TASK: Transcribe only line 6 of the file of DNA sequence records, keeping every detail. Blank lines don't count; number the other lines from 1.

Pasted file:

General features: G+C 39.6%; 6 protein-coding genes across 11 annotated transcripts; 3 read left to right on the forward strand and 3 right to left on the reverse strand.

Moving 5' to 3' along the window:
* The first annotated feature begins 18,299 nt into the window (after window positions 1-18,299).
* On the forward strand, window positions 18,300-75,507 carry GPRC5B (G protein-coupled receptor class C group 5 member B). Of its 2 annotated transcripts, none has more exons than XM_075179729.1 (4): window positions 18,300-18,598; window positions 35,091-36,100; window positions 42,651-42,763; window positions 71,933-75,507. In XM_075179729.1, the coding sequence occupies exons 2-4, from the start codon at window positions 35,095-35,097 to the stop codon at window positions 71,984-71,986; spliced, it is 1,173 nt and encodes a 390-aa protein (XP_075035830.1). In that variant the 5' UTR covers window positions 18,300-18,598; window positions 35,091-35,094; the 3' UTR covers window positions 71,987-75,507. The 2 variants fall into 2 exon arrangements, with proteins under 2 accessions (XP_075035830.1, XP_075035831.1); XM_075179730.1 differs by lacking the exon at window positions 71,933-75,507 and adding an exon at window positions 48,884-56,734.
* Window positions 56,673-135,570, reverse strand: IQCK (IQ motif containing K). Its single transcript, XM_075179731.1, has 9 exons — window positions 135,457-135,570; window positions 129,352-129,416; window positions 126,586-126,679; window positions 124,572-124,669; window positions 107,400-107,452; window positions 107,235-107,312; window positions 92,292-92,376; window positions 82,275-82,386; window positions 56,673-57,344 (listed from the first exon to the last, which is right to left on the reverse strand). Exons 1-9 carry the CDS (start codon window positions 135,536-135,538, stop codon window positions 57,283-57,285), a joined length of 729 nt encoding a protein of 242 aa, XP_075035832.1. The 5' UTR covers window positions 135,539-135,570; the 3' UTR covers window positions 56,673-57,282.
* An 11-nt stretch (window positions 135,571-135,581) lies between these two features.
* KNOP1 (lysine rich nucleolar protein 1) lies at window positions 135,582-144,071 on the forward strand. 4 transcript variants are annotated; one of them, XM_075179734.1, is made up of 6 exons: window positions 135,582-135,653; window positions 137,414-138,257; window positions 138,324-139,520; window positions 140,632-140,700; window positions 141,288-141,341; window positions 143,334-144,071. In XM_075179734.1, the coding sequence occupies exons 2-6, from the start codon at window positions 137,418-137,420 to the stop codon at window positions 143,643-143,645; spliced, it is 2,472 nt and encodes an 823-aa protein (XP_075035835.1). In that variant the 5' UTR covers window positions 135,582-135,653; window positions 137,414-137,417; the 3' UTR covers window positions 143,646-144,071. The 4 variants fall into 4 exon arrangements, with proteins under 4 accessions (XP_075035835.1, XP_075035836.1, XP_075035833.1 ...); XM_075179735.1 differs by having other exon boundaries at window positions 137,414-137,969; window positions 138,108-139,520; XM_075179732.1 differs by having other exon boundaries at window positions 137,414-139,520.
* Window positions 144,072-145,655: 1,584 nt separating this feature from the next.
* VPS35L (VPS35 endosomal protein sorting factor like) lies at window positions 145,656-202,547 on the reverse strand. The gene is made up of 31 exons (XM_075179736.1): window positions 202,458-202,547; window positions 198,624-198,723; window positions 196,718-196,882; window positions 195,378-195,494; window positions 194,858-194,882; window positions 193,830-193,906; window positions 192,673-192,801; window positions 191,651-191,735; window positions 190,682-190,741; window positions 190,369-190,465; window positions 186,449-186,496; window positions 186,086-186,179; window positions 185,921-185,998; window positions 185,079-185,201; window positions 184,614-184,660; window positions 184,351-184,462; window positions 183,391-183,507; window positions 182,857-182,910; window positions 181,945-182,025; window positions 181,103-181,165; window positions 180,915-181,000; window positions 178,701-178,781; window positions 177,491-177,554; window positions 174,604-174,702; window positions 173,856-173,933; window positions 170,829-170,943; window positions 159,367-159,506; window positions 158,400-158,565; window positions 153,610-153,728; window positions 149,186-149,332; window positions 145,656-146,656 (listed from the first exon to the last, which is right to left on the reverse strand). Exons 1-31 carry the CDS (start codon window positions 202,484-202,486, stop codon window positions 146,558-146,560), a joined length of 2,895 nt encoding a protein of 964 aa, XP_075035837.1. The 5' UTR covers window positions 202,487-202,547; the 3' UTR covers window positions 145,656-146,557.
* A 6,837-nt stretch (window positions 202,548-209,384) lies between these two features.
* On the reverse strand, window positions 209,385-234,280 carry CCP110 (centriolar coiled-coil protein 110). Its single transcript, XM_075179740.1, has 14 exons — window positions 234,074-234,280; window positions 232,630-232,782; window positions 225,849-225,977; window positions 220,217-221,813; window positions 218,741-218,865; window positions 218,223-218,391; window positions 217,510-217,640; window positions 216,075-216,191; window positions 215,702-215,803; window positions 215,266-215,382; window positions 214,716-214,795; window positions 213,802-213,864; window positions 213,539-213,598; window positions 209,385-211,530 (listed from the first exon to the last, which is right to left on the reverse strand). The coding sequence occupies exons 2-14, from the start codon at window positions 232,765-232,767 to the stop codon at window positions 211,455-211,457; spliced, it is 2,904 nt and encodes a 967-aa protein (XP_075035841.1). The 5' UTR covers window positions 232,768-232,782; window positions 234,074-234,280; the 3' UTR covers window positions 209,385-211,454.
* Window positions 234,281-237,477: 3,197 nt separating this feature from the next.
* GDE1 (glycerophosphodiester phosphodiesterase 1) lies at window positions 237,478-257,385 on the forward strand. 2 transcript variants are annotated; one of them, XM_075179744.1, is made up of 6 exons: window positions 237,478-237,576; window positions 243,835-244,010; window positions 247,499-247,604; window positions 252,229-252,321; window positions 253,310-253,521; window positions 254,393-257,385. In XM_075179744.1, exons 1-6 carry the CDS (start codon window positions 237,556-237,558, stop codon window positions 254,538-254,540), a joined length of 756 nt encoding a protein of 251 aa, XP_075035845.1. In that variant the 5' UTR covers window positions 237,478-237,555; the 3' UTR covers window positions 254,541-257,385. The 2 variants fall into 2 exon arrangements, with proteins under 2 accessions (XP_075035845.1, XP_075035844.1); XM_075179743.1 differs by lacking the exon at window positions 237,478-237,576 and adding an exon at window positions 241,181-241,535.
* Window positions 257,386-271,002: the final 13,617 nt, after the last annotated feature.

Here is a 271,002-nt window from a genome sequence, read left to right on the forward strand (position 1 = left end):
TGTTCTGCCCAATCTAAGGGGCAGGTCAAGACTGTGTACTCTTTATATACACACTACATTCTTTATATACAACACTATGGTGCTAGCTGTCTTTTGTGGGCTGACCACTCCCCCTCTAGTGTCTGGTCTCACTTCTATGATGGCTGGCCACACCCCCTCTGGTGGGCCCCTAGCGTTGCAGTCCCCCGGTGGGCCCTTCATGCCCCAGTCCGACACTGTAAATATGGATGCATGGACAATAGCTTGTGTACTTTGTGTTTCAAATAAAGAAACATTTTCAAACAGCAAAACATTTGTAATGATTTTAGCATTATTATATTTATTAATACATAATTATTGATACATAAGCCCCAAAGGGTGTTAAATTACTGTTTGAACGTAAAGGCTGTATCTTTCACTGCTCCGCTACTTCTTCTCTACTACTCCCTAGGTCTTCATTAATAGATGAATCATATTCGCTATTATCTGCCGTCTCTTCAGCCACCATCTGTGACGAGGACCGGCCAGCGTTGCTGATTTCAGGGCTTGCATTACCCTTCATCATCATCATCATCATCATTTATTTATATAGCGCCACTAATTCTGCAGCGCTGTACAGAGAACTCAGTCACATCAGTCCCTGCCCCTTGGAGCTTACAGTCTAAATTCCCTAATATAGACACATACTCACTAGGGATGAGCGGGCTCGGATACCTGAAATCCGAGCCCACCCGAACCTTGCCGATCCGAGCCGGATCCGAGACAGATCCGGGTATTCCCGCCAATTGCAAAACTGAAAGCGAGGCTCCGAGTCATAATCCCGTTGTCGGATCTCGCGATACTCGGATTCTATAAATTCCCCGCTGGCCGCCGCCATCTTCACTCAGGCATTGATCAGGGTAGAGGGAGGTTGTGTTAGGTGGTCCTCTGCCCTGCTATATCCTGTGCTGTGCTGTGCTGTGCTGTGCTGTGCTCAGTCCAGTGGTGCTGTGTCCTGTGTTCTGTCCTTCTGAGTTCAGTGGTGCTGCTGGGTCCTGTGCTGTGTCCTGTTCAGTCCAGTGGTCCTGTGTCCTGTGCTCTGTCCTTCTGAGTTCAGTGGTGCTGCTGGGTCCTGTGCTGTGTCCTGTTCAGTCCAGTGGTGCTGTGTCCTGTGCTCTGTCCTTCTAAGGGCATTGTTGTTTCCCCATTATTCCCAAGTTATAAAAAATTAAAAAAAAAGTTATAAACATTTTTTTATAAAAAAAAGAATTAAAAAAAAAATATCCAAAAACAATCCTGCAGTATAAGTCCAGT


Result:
* An 11-nt stretch (window positions 135,571-135,581) lies between these two features.